I'm having a lot of trouble trying to figure this out: a box of mass m and positive charge Q is attached to a spring of spring constant k, which is in the equilibrium position. They sit horizontally on a table, with the box to the right of the spring. The other end of the spring is attached to a wall. The whole setup is immersed in a uniform electric field E, which points rightward, away from the spring, so that when the box moves the spring is stretched.
I'm not sure exactly what happens in this situation. I thought the box stopped moving when the spring force and electric force were equal, but then I realized that of course the box still has inertia and will move along at a constant speed. But then the spring will continue to cause it to accelerate... right? Does that mean it oscillates back and forth at a new point of equilibrium?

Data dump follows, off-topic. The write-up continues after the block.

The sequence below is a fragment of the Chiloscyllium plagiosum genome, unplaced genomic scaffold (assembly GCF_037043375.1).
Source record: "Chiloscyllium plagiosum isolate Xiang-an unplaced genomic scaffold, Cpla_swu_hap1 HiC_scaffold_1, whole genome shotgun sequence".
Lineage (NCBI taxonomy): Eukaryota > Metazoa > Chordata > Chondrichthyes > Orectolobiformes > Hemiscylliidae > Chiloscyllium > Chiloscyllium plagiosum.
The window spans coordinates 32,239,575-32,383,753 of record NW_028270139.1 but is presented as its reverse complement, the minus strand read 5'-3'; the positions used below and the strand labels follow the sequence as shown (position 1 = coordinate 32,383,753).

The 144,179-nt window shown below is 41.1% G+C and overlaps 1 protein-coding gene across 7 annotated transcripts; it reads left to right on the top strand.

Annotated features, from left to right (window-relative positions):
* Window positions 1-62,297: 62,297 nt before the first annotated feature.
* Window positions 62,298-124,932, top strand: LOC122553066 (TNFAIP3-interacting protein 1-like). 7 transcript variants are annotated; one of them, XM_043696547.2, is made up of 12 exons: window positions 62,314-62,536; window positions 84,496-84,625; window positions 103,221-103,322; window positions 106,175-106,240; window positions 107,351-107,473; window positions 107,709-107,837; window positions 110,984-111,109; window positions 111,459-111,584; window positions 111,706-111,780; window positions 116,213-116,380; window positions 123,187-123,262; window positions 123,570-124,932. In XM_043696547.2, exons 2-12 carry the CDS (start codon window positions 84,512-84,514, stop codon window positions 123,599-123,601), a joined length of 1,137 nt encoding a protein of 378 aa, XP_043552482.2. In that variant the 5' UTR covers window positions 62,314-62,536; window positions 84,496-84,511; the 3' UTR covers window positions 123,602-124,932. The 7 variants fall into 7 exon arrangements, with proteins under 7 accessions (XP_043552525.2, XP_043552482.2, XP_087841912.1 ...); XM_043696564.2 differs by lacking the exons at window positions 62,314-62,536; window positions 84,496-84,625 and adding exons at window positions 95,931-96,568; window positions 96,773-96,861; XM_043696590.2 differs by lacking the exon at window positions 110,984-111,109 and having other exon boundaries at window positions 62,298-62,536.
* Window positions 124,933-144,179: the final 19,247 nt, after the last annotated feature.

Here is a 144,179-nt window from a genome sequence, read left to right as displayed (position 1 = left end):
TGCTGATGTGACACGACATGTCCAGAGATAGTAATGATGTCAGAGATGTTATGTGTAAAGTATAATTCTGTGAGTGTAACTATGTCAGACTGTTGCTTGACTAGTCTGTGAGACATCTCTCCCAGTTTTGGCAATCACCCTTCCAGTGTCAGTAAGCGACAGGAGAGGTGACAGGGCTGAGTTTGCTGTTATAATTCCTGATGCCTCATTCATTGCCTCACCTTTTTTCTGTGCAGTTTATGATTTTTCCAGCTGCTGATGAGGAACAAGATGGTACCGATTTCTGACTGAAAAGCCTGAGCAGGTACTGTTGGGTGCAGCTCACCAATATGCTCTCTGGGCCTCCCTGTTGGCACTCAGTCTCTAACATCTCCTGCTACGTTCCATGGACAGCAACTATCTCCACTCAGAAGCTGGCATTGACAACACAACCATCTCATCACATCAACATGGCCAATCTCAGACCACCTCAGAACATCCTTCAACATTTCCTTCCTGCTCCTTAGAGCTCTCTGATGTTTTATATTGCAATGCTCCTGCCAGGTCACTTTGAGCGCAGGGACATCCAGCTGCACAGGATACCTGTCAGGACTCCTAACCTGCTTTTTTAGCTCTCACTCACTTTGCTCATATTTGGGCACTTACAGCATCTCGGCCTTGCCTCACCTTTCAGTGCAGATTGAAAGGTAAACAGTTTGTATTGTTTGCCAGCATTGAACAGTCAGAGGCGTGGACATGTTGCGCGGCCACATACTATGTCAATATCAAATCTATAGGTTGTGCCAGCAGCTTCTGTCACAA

Also, how can you find the maximum amount the spring is stretched? It seems like you'd have to use calculus, but this problem is from an algebra-based textbook. (I only know a tiny amount of calculus).
The only way I can think of to solve this problem is setting the spring potential energy at x equal to the electric potential energy... but since the field is uniform, the electric potential energy is infinite, right?
(If it's any use to anyone, this is problem 9, Chapter 16, page 593 in Serway Vuille College Physics, Tenth Edition.)